Northwest Arkansas Times from Fayetteville, Arkansas on July 31, 1952 · Page 18
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July 31, 1952

Northwest Arkansas Times from Fayetteville, Arkansas · Page 18

Fayetteville, Arkansas
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Thursday, July 31, 1952
Page 18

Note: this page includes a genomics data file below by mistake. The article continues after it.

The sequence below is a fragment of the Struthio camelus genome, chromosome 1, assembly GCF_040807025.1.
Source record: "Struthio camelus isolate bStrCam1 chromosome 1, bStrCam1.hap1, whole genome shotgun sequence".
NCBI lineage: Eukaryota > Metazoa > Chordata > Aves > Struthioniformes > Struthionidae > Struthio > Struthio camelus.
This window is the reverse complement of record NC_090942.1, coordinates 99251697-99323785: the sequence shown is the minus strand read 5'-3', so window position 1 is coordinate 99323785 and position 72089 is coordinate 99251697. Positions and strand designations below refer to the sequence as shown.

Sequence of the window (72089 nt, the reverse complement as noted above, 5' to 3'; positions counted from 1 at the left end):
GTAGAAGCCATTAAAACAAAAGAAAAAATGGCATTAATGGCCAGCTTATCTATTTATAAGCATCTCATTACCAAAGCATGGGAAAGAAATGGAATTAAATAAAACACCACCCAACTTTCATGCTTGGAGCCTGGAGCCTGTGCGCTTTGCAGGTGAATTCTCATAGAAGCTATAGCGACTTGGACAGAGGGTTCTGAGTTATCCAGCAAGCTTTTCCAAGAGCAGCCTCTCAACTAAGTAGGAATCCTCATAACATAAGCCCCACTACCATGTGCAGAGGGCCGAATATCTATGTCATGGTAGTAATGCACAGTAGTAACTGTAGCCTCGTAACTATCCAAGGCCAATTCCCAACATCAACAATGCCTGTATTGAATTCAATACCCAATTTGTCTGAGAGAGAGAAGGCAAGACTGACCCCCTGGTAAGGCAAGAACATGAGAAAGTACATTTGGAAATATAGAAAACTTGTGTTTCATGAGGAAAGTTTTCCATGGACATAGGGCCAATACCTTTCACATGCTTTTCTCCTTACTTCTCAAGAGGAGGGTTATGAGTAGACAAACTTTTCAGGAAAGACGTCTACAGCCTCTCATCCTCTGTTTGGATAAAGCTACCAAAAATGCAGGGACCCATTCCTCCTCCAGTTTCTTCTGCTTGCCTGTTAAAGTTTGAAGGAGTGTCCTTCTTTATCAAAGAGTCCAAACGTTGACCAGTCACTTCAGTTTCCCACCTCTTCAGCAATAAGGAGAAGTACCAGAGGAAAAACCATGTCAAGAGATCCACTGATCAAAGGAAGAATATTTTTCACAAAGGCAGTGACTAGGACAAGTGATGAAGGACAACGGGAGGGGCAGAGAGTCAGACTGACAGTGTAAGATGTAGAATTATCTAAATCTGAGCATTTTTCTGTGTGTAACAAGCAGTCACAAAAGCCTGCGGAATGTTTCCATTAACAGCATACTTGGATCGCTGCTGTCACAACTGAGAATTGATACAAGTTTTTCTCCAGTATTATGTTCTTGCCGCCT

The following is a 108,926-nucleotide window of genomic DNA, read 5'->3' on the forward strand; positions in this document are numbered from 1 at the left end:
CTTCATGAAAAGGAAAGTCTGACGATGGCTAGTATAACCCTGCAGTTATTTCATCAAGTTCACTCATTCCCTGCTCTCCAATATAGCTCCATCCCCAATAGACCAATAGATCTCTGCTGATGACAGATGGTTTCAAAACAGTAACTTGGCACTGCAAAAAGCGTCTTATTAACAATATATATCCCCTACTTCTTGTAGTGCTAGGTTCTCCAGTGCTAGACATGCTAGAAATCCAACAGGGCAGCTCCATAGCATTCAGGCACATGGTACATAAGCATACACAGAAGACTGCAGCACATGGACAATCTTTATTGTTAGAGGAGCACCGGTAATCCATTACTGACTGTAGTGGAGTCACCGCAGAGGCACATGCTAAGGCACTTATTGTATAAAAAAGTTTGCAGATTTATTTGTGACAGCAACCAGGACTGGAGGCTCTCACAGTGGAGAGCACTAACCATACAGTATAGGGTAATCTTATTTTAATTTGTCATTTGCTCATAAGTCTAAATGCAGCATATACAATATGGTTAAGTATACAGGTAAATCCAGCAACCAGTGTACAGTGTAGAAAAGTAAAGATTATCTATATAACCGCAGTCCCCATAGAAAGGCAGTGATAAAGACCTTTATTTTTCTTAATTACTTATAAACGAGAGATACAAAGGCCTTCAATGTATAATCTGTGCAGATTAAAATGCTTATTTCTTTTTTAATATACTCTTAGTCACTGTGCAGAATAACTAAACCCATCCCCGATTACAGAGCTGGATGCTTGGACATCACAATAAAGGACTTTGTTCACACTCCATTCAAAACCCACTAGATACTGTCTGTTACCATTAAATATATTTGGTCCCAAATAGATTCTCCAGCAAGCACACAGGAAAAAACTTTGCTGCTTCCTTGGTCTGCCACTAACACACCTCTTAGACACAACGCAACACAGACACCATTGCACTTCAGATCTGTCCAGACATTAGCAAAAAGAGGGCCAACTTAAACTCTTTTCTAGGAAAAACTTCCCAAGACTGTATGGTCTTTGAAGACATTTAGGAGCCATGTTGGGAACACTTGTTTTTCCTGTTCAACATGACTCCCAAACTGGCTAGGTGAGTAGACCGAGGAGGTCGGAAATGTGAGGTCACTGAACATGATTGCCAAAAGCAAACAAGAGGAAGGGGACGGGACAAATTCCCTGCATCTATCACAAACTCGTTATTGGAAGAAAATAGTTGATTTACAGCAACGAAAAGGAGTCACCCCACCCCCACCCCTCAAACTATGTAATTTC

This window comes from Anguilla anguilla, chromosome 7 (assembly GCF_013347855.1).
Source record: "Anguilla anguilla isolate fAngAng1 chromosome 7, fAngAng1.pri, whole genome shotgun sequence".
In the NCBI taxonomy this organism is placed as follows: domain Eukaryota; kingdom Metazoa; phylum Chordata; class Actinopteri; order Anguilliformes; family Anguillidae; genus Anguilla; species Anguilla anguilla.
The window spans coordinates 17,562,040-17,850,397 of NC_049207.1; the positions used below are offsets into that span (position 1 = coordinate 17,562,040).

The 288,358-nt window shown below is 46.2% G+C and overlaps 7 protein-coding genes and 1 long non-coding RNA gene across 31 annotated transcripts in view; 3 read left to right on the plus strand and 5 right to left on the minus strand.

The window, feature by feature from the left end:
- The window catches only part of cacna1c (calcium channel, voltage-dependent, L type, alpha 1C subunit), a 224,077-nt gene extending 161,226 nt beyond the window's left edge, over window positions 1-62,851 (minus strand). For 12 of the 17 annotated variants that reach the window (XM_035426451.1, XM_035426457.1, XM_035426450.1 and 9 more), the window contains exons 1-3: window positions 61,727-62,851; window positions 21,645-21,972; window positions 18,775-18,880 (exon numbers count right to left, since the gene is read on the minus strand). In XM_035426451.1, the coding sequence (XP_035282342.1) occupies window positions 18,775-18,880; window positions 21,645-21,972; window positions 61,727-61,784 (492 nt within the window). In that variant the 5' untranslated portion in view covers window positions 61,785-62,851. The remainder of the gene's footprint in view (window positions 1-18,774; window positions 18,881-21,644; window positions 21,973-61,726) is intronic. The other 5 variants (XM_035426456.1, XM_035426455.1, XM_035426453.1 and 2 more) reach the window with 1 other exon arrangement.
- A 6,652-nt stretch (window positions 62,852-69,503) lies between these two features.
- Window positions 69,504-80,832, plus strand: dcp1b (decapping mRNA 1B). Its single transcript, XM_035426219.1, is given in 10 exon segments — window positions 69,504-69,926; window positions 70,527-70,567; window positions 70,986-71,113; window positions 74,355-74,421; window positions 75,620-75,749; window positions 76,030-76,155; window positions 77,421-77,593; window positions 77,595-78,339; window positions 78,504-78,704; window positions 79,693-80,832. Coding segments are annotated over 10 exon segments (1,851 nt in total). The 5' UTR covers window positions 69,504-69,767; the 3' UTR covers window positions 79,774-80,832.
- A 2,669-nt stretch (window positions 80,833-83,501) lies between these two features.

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4 - NOtTMWBT AKANSAS HMB. , July 11, 1«S2 Arkansas Hmtt f«r*MntlU OmOy Dnatnll I rubliihKl daUr axnpt tutor kr S FAYETTEV1L1.E DEMOCMT I PUBLISHING COMPART { Habarta Fulfcttjfct ftitMnt Founded Juaa 14. IM* ntered at the post office at Fa/etltvUlt, ., an Stcwd'CU* Mall Mallet. , i E. CMiharl, Vice Pi«a.-O««ai Mu*f« T»d ». Wyll*. Bdlloc MEMBER OF THE ASSOCIATED PRESS The Associated Preai to exclusively entitled to IT* use for republican*! of all Atlwl dliMtchH ·rtditrd 10 It or not otherwise credited in this taper and lUo the local news published herein. Ail righU of republlcHlon of ip*(!UI die irheit herein »ro al«o n-terved. ) SUBSCRIPTION Mm ,, Itv Wee« - "· ', , fbi c«rrl«r) Mull TU. In wiuiunitnn. Btnlcm. Madiva cow * A r k . »m] Admr rouniy. OKI*. _«* monlh _. ._'*? fkxc minttu ... montiu ------------------------ · f fe.r . . . . . . ....... ,All m»ll piyahl* In affvanfra *· »«» M«nbw Audit i at Cbra1iB»« ^ The Water Supply--3 "" Although Faypllcville h»« a nuf'ficipnt. available supply of water to serve a c i t y ^several times larger t h a n (his city Js at "present, an expansion of the treatment facilities reportedly is necessary. At this time we get our water from both south and north of town, w i t h treatment facilities at each point. Some thought, has been given to enlarging the plant at Johnson, to the north, *nd «Urplyinfr it With 8,000 feet of 16-inch pipe from Lake fayetle- vifie, and building a 2Mnch lin« Into the city from the expanded treatment plant. However, Engineer L. M. MeGoodwin hfs informed Mayor Powell M. Rhea, that (in engineering nnrl economic st\idy shows ijhnt over » period of 20 years, it would be cheaper by about $48,000 to instsll a new treatment, plant at th* Inke. totrthrr w i t h Ihe iiPCCBsary connecting flow l i n n to the city. Rut even thin is rejected in favor of '·nother program. Since it is obvious, writes MeGoodwin, jhat from * ntudy of water supply sources thev will h»v* to be operated as » unified (system and that each supply will hav* to M made ncceulbl* to i treatment plant of · maximum capucity. it appears logical to · treat all the water in one treatment plant. l A single treatment, plant of m a x i m u m -a- Tiacity on Mt. Renuoyah. with transmission lines "from both West Fork And Lake F»y- etteville with remotely controlled pumps, would be far the most, economical in con- utructlon and operation, he advises. Onlv one set of operational employes would be reouired. and the numpi would he controlled from the filter plant, and the problems involved in choosing which tOUrte of niipply to use would be no sreat«f th»n r-hooslnV which button to push on ·' switchboard. Standby emnloves wouM hot be re- onired »t either Lnke Fayetteville or West Fork to care for the pumps. "This would hs done by B city maintenance engineer who is nlreadv on the Wivroll and serving other city equipment," the engineer re- I»7ts. The financing of the nrojcct Is of im- f ediate concern when this situation rs ared under consideration, of course, and should be pointed out that there is a ·special provision in the Ark»n|»s sta'ntes ;v p h(ch provides t h n t a five-mfll general oh- J'tation levy mav be voted bv the neotile for water systems. This lovy )s in addition Ao, and cannot, be used for. purposes for .Vhirh other levies are provided bv statute. ;, That there is not going to tin full agrot"- Tnent on the methods to be used in exnnnd- ·Jnir the present water system, should be Saken as srrantnd. There may be several ways in which t h e city might proceed, and to our knowledge t h o r p ifc no inclination on any official's part to I n y down a rule which should he followed. But, and this is true, some a t t e n t i o n to the f u t u r e problem that .we are going to have as we continue to grow, ts desirable. There are those who sincerely believe t h a t some costly mistakes have been made, and who would have their say before a n v t h i n g else Is done, and all citizens should be afforded a chdnce to be heard. But the important thing, as we see it now. is to t h i n k about the situation together, so t h n t before long we can actually begin planning ways and means to expand the system and provide an ample supply at ·11 times. THE WASHINGTON Merry- Go-Round ·r DREW PEARSON Washington-- Shortly before EvUa Peron died, U. S. relations w i t h Argentina had reached such an all-timf low t h a t eventual withdrawal of thi Amwicsn ambassador was under consideration. The low point occurred July 10. w i i h the bombing of the Abraham Lincoln l i b r a r y irt Buenos Alree, an official U. S. libiary operated by the State Department's cultural division. The American public, engrossed in political convention*, knew almost nothlnt about this incident. And the Argentine no'i-'R appeared to know and care even less. Though the explosion injured two employees and did SIS.ono worth of flimsse, the Argentine governmrnt merely shrugged its shoulders over the o f f i c i a l protest of Charge d'Affaircs L«;tpr Mall«ry. In fart, the Argentine M i n i s t r y of Korrlgn A f f a i r s did nnt even anfiwrr his protest for a m a t t e r of three days. F.ven In Moscow, American official* get more cnurirus treatment t h a n the rude haughtiness handed nil! to U.S. d i p l o m a t s in A r g e n t i n a . Nor the Mnsrnw press go any f u r t h e r t h a n t h o ArgfMillnr press in l a b r l l n R Amfrii-;ms as ' - W a l l Strert imperialists," "Yanqui barbarians," and Through all this, the State Dep^rltnr-nt has continued to smile, a l i t t l e s t i f f l y it's true, a n ^ to m a i n t a i n lhat the Peron regime w*.s merely trying in divert domcutir attention nwfcy fro-ri the sad plight of Argentine economy by taking it out on tho U.S.A. However, w i t h thft bombtntf of tht- Abraham Lincoln library and the a r r i v a l of now U.S. Ambassador Albert F. N u f e r , a s t i f f e r policy i.s being adopted. Three months will be p i v r u the new ambassador to work out a more rea-oii3ble Argentine attitude toward the U.S.A. If helloes not succeed, it Is more than likely that he will be recalled altogether. Note--The death of Evita Peron may change the Argentina situation radically. Wi;h the enJ of her tremendous hold over labor And w i t h the Aicerttine economic situation worse t h a n ever bef6re, there U almost certain to be · clash between labof And tfce military. V * * Sen. John Williams of Delaware, the man who keeps the Internal Revenue Bureau con- t i n u a l l y on the buzz saw, is going to probe further into Ihe intrresting f n r t t h a t Harold A. Lockhart, the collector of internal revenue in President Truman's home town and former attorney for th* president, suddenly turned up with $3IMOA in calh. Mr. Lockhart carried his large bundle of casfi in 5, in, 20, 50, and ino-dollar bills down tn th* Federal Reserve Bank in Kansas City on November 8, 1951, just a few days before he had to till out I Treasury questionnaire regarding hll asiets And income. Me explained to John .Phillips, Jr.. vice president of the bank, that be had been keeping the money In a safe-deposit box for snmt years and further explained to Senator Williams on January IS, 1052, that he had accumulated tbe cash over a period of 35 yearn-because he had suffered a loss in a bank failure and had not trusted banks since. Vice President Phillips of thr federal reserve hank reported that Lockharl's money "had thp appearance of .having been packaged for snmr » tim», and some national banknotes wi»rr noted which have not been iMuahle for circulation since 1B35.* * * * Senator Williams, who looked into the m a t ter, found that the only bank failure In which Lockhart was Involved occurred in 1031, about 15 years a f t e r he claimed he had started to accumulate, a cash hoard. Furthermore, the f a i l u r e occurred to the bank in which Lock h u r t claimrH to have had a safe-deposit box, which would have meant t h a t he would have had to transfer his funds to another bank when the first bank closed. However, Lockhart. when questioned by Senator Williams, cnulri not remember changing lafe-depssit boxes. The senator also asked him why none of the bills he turned in were large- sine currency. At the time the government changed the size of the bills he would have had to turn in his currency, yet Lockhart could nnt remember doing so. Nor could he remember (hanging gold certificates when the government called them in, Later It was disclosed t h a t Lockhart had an active bank account all during the time ho claimed he was ifraid to make bank deposits. Finally, Lockhart was chairman of a three-stair war bond drive in 1042. during which he was asking other people to convert rash into government bonds. Only on November R. 1951. just before be was called upon to f i l l nnt a government questionnaire on his assets and his income did he bring in $89.40(1 in cash and cnnvort it into $24.400 in series G bonds and 115,000 in series E bonds. The internal Revenue Bureau has horn asked for an explanation of the m a t t e r , hut has made* no reply. Mr. Lockhart was formerly President Truman's attoiney when the latter was Jackson County judge, and was the first caller upon the president this week when be arrived in Kansas City from Chicago. it it it The Democrtic leaders »-hn put A d l a i Stevenson across at Chics go had p jrrnuipnly d i f f i c u l t time getting him to stand still. They had to keep continually convincing him t h a t he was being drafted. A f t e r Stevenson made the opening speech at the convention, he drove off in R car with Chi- j They'll Do It Every Time TOCK-STORE POS-l-TIVE-tY. 1 . 1 cago Ross Jakn Arvey. who. noting the ovation given Stevenson, remarked, "You still think it's a phony d r a f t ? * "1 purss it's the real thing," Stevenson re- plirri. "I gurr.s I'm hooked." That night he came back to t h e convention, however, nnd sat flmnng the Illinois delegates where he saw various professional politicians working to push the Stevenson d r a f t , among them ex-Sen. Fr.incis Myers of Pennsylvania, who had hern appointed Stevenson's floor manager. Whereupon thr governor told Barney Hodes. law partner of Jake Arvey, that he was going to issue a statement t a k i n g himself out of the race. Hodes i m m e d i a t e l y rnllerl Myers off th£ conven- tinn floor and warned him to desist or his can- d i d a t e would issue a statement. Myers promised. However, other Pennsylvania delegates pay t h a t both Myers and Mayor David Lawrerke of P i t t s b u r g h used the mobt powerful pressure tactics nn the delegates all d u r i n g the convention to whip them i n f o line for Stevenson. Bennett Cerf The third vice-president of a downtown bank ib a notorious ladies' man, despite his seventy years, and the girls in the organization make wide detours to escape his pinching forays. One morning last m o n t h , however. h6 barely looked up when movin star Joan Crawford ankled by. "Get .1 load of aid J. W.!" marveled a member of the staff. "I'm a f r a i d his eyes are on their last logs." * * * A kid in Soviet Russia heard the slogan, "St.ilin h'j? frppd you f r o m your chains" so often t h a t ht? f i n a l l y ?. ? 1:M hi? i'athrr. "What chains are they t n i k i n g about?" The father whispered. "The .sold and diamond chains your" mother had when I married her." * * + A hish-pnwprcd pfCicirncy expert, conducting an expensive survey for a manufacturer of incinerators sent out an elaborate questionnaire beginning. "What make of garbage disposal unit do you use?" One woman answered, "Half a dozen hogs.' + * * A new comedy act recorded a half-hour Show on radio recently for submission to a Big sponsor. "But there's no audience in the studio." complained one of the comedian*. "How arp we gonna get laughs?" The agent said, "Don't worry. We'll tape in laughs from a Groucho Marx recording." "But won't Groucho get sore?" persisted the comic. "Nah," the agent assured him. "He doesnt know it, but we taped in HIS laughs fffim Jack Benny!" * * * Songstress Kay Carringlon (wife of Composer Arthur Schwartz) computes her day-to-day check book balance with meticulous care, but for some strange reason, her end-of-the-rhonth figures rarely agree with that of the bank. Kay had a ready explanation for her December discrepancy, however: "I just forgot to deduct last month's mistake." * * * Announcement on the front page of the Springdale Bugle: "Due to the shortage of paper, several births will have to be postponed until next week." Questions And Answer* Q--For what do the letters "PT" in "PT ftoafstand? A--The letters PT stand for patrol torppdo. which means that the craft carries nut. patrol duties and also carries torpedoes for combat. 3--How long did it. take to construct the Cathedral of Notre Dame In Reims, France? A--It was started in l i l l and completed in 1430. (5--Did Rembrandt get rich from his paint- Ings? A--In his early life Hembrandt became very rich and built up a magnificent art collection. However, he later became bankrupt and was poor the rest of his life. · I Can't Cry Now IT AM* McE»mfc TIIK STOUTi Tfcrrr torn k l l l r f l -- r b r l M Kiiao, Link Murph? nnd ARitrft Jrrnwi*. K«lr, rhrta Elmn'n nlnlrr. hr!l***fe tbr · nmr k i l l e r Ini.k thr liv*a *f all iki-re. hut the Khrriff »rrnift tn fc« worttltiK nti n tttfnrr iknt Link raflfthl CkriN rnblMBR hi. ··(* B4 th«r »knt rnrh «Hhrr. anil int K n t r took Ai;iir' life tornlikr *kr knew la. »Mrk. '·TTATV Et.MO w.ns in the kitchen, : " washing up the forgotten ,'tireakfast thin" 1 ;, when tht tclc- j phone rang. And rang again, in- |sistentl)r, before she could B»l !to it. 1 "Elmo's," she said, from habit. I'Thcn, "Oh, hello, Ted." ,' "What do you mean 'Oh hello,' .in that tone? Did the sheriff's muscle man work you over? Was ·it had, Knty?" ·Not ton b.nd." Katy paused. She wanted to tell 'Tod that she was glad he called, gl.-id to talk to someone lhat didn't 1 think she had murdered Agnes : Jerome. , Into the tiny silence, Ted Jordan 'said, "I'm glad, Katy. I wa»-- | well, worried." ! "You too. Ted?" 1 "Whr m« too?" ' "Well, I'm inspect Nn. 1, Ted." Katy was conscioiu of her fingers tightening fln the phone as she spoke, admitting ithe wu frightened to Ted. without actually s«y- Ing so. Scared half to death- thai wns whnl the bus driver had said about Agnes Jerome, and ; Agnes was dead. "Ted--" I "Nnnsrnsc." Ted brushed Katy'a ifearn aside. "Thnl questioning Is IJusl routine stufT, Km jr. Why, I ihey even had me In to aniwcr a ;few." ' "1 know." Katy MM wwrllj, f remembering that Have Ar«u« haa 'known that th« told Ted *h« WH 'going lo Springfield. "Dul whj i did they quMlInn /mi?" | "llfcaiiM I knew AgrH* Jerome r-ln a va»u« iiori of way." Ttd'» 1 voict Bounded Ilka a vtt "T Just knew who she was--the girl who sold cigarets and stuff at Marty's on Mason Avenue.'' TTATY wished Ted would not say 1V "cigarets and stuff" like that. It iwuncled as if Agnes were selling dope or something, and Marty's "on M a s o n Avenue" wasn't quite respectable--shoddy, rowdy, and frequented by loud and boisterous people -- but it wasn't breaking the law by Mll- Injf dop*. But, the thought came suddenly, fuLl blown, it wai IK* kind of a place where Agtw* had heard something tbat had led to murder! "Ted--" "Yeah, Katy?" Ted sounded thoughtful. Was he beginning to connect Agnes Jerome's death with the death of Chris, too* "Can you come out? I'll And us something for supper and--" H Uh-huh, M he interrupted, "HI come, Katy--I was hoping you would ask me. Do you know that darling?--but we'll go somtwher* for supper. Meridian, or ·time- where, wheft they'vt n«vtr bMrd of Agnes Jerome,* *Or Chris Elmo, Ted?" -Stop it, Katyr Then* "Half an hour?" "I'll bt rt*dj," aUty aaM Wearily. Srn didn't want to fo out th* would mud) rath*r try ham and cg«s and mak* c«ff*t and **t la front of th* k)f Ar« Tad could build In the living room* but Tfrt wai bving kind . . . u D*v« Argiit had btco kind, ahc covldnt help thinking/and mhcbow ah* r*- membtrtd young Johnny Jerome, fttylnc, too, "1 Cftnl stood ptthy, HIM th»a" Th* pl*t«4Jv* 07 toUowod Mr M IK* wmt tapftajn to dran In U* MW btmtuft tfmhad a wry boutM thorn to **ot to fcooehon* Inatilulo ml f -»*** With her fingernail scissors, "she loosened the gay red feather on her new hat She didn't feel gay tonight, nor even defiant. She wanted, rather, to burrow into the hole ol anonymity and lick her wounds in private. Like Johnny Jerome, she didn't want them-not even Ted Jordan -- fueling sorry for her; she told herself that as she touched rouge to her checks, color to her lips. She tucked a rebellious tawny curl in place, studying herself in the mirror. Except for her eyes, she might have been dressing for any one of her past date. with Ted or with Dave Argus. But she couldn't do anything about her eyes. In their blue depths, they still looked haunted. · Ted secm*d not to notice, "Katy, you're a dream! Let's--'* "Let's stay home." She said It quickly, before the admiration in his face affected her. "And waste you looking like that?" "I'd--rather, Ted." The forced good humor fled. His eyes, his whole being sobered. "All right, Katy. I was just trying to help." "I know, Ted." She touched his arm. "Some other time--" "Sure, Katy. Some olher time." He lossed his hat al Ihe hall-tree wilh the same old airiness, but like the attempted pretense it fell flat "Guest I'm out of practice," Ted said u he stooped to pick it up. · · · ITATY watched him hang up his topcoat, and tried not to wonder If he was thinking Chris's coat used to hang there, too. Chris never wore a hat "Light a flre, won't you, Ted?" It was something to say, something to do. He caught her spirit, or pre- ttnded to. "Logs in the same old place?" She ixxMcri. He and Chrti k«d cut then it Intervals during th* summer. Long ricks were corded ID the ban . . . in th* dark. "You'd tetter lake Major. Ted." "I'l! be all mm,"That's what Afn** JCTWM Uttuikl* Boyle's Column »jr HAL BOYLE New Vork-t/^Ht must be Tom Swilt. Yes, who else could it bt but fun-loving torn Swift, flying thcic flyirij MUCCIC around? You remember Torn, th* ill- Americaft boy inventor. He' took up where Thomai Edison left oH. The H6rati6 Aljer heroes were scheming opportunists, the Rover Boyj were juvenile hoboes, and Frank Merriwell was i tramp ath- l*te compared to Tom Swift, the dedicated youthful scientist. A iteration ago he was the fictional hero of every near-sighted lad whose scrawny frame compelled him to believe in the power of brain over brawn! How they loved to read about Tom Swift and his motorcycle, Tom Swift and his glider, Tom Swift and his flying machine, Tom Swift and his pogo stick. Well, sometime after the end of the first World war, as best I can recall, his fans lost interest in Tom and his fantastic c^ntrap- :ions and began reading Ernest Hemingway and Faith Baldwin. They had learned about love, and found it more fascinating than anything Tom Swift ever had in- venled . Heart-broken, Tom dropped from sight, what happened to him? It is my belief that all these years he has been secretly perfecting flying saucers, hoping with this crowning scientific achievement to win his old fans back. Naturally, he will turn his invention over to the American governemnt. as he did with all his earlier inventions. Right now, he's just having a little fun with the thins. Some one of these days a tall, elderly man, not unhandsome de» spite his greying temples, will stride into Air Force headquarters in the Pentagon, lay a bundle of blueprints on the desk and say: "Here are the plans for my flying saucers. I jive them to you as a patriotic service." "And who are you? the Chairbofne Eagle. "Just Tom Swift," will torn* the firm but modest reply. I hate to think what will happen then. Three. Air Fere* cops will hit him from thru tides and cart him off to i psychopathic ward, as the fine old inventor yells, "I im, too, Tom Swift! i am! I am!" And that will be the end of Tom Swift and his flying iiucers. This will eliminate one of the two major problems facing the Air force today. One of these problems is its Inability to catch a flying saucer its pilots can see but don't believe in. The other is the problem in Korea: Its inability to put up a plane that will enable its pilots to close in on a Russian Mig-15 they can see and believe in--but can't catch. The reason I believe that the flying saucers are a Tom Swift invention is that I can't understand the Aif Force's attitude toward them. It has checked some 2,ooo reported sightings of "flying saucers" in the last year--25 per cent by military pilots -- and says 1,600 of them can be explained as optical illusions, caused by weather conditions. Some 400 cases an? still left unexplained, but the Air Force says it sees in them no pattern inimical to the United State*. What puzzles me it why. with all the thousands of American airmen in the sky in the last World War. no flying saucer's were reported before 1947. Were optical Illusions and weather changes invented in 1947? Nope, I still believe there is something besides illusion to it If it isn't Tom Swift, then some other Inventor is fooling around up there -- maybe Jules Verne. There is one other possible ex- jlanaiion. I heard one small girl .ell it to another. "Of course there aren't anv fly- n?, saucers." she said. "TheVre ust like Santa Clsus and the Easter Bunny -- it's your father and mother, all the time." Dorothy Dix Dear Mis? Dix: Two weeks ago {with girls and boys who art old- I mtl 9 boy whft sa.vs he really *r than I. I am never deprived o! loves me. I cannot tfuihfully say 1 love him, but I do like hini a lot. He's i 1 ;, I'm 15. My Barents 5i-pm to approve of him. Las' night he the privilege of goint? out and doing the things they do. Occasionally they take a cigarette and offer me one. I usually accept. Do came over and gave mp a *-rist: you think I am doing right? watch. I know my mother would GRAC1E not let me keep it. Should J keep Answer: Nothing looks «"ii it secretly, or return it to him" B. L. Answer: Neither you nor the boy can be the least bit sure of your leelings for each other; first, because of the extremely short period of acquaintance, second, because of your youth. Most emphatically you shbuld return the than an adolescent waving a cigarette around. Aping the privileges of one's elders is not the best way to enjoy one's youth. Aren't you taking advantage of mom and pop's good nature by doing things you know they would not approve? They extend liberal privileges to you; why not be sat- watch. It is 'too valuable a gift to i isfied with them and behave like be accepted under the circum- a sensible 14-year-old? stances and, furthermore, don't! ever keep a present that your mo- | Dear Miss Dix: 1 am going with thcr doesn't know about. j a boy who is very well mannered j and behaves vpry well when he is Dear Miss Dix: Two months ago with me. However, my girl friend I met a boy whom I 'liked very j says t h a t when he is away from much. He comes to K'r me two or me he says mean things, and tells three limes a week. Now he tells me he has a girl friend in an- her he is going to stop seeing me. DOLLY M. other town and expects to marry ! Answer: Your so-called "pirl her some day. Sines I love him i friend" is a trouble-maKer of the very much, do you think there is j worst variety. Ignore her snide a chance of my getting him away remarks, and wait until you have from her? PATSY Answer: You are foolish to care for a boy who shows such a deceitful character and, if you could get him, you'd be more foolish to take him! He has proven himself fickle to the girl he intends to firsthand proof of the boy's duplicity. Dear Miss Dix: Although I am only 1514 and my boy Iriend is 17, we plan to be married soon. I want to give him an identification hracelct for his birthday. Would y-- what do you expect him ; it be proper? ALMA B. to do to y o u ? He is incapable of i Answrr: T h e Identification true affection or loyalty to any- | bracelet is too expensive a gift. I one; don't waste your love or time j hnpe your folks prevail upon you on him. to postpone your marriage for quite a while. At 15 you have no Dear Dorothy Dix: Although 1 am only 14. 1 have been going out idea of the responsibilities involved and neither has the boy. Sweet Stuff Answer to Previous Puttie HORIZONTAL 1 Sweet stuff from beer S Common sweet stuff i l l Wild ast 1 13 Tell | M Bristly I IS Rugged ! mountain ! crests 16 Bitter vetch 17 River in Switzerland 19 Entomology (Ib.) in Pools J4 Sounds harshly 17 Feline 31 Ventilator 32 Momentous 3.1 Caravansary 34 Lubricated 35 Stud with stars 7 Shirpener* 38 Exalting 40 Baronets (ab.) 43 November (Ib.) 44 Hops' kiln 47 Prostrate 30 Dinner count S3 Straightens M Went by sl«im«r UDoftrlfi* M Sweet yelri between u indta YU1KAL I Mocking* IHeivybtow 4 Self-esteem 5 Affirmative reply 6 Weight of India 7 Rubber tret 8 Fence opening 9 Solar disk 10 Sweet aller work 12 Erects 13 More uncommon 18 Preposition 20 Originate 21 Antenna 22 Body of water 23 Piece of cord 24 Foundation 25 Mortgage 26 Arrives (ab.) 28 Story 19 Alwayi 30 Communists 36 Raves 37 Bees store sweet stuff in these 39 Toward 40 N»ughty child 41 Far o(! (comb. form) « Whirl 44 Shield belruig' 45 Observed 46 Scatter* 48 Compiss point 49 Seine 51 Notional (ab.) 52 Bind .9*"** rw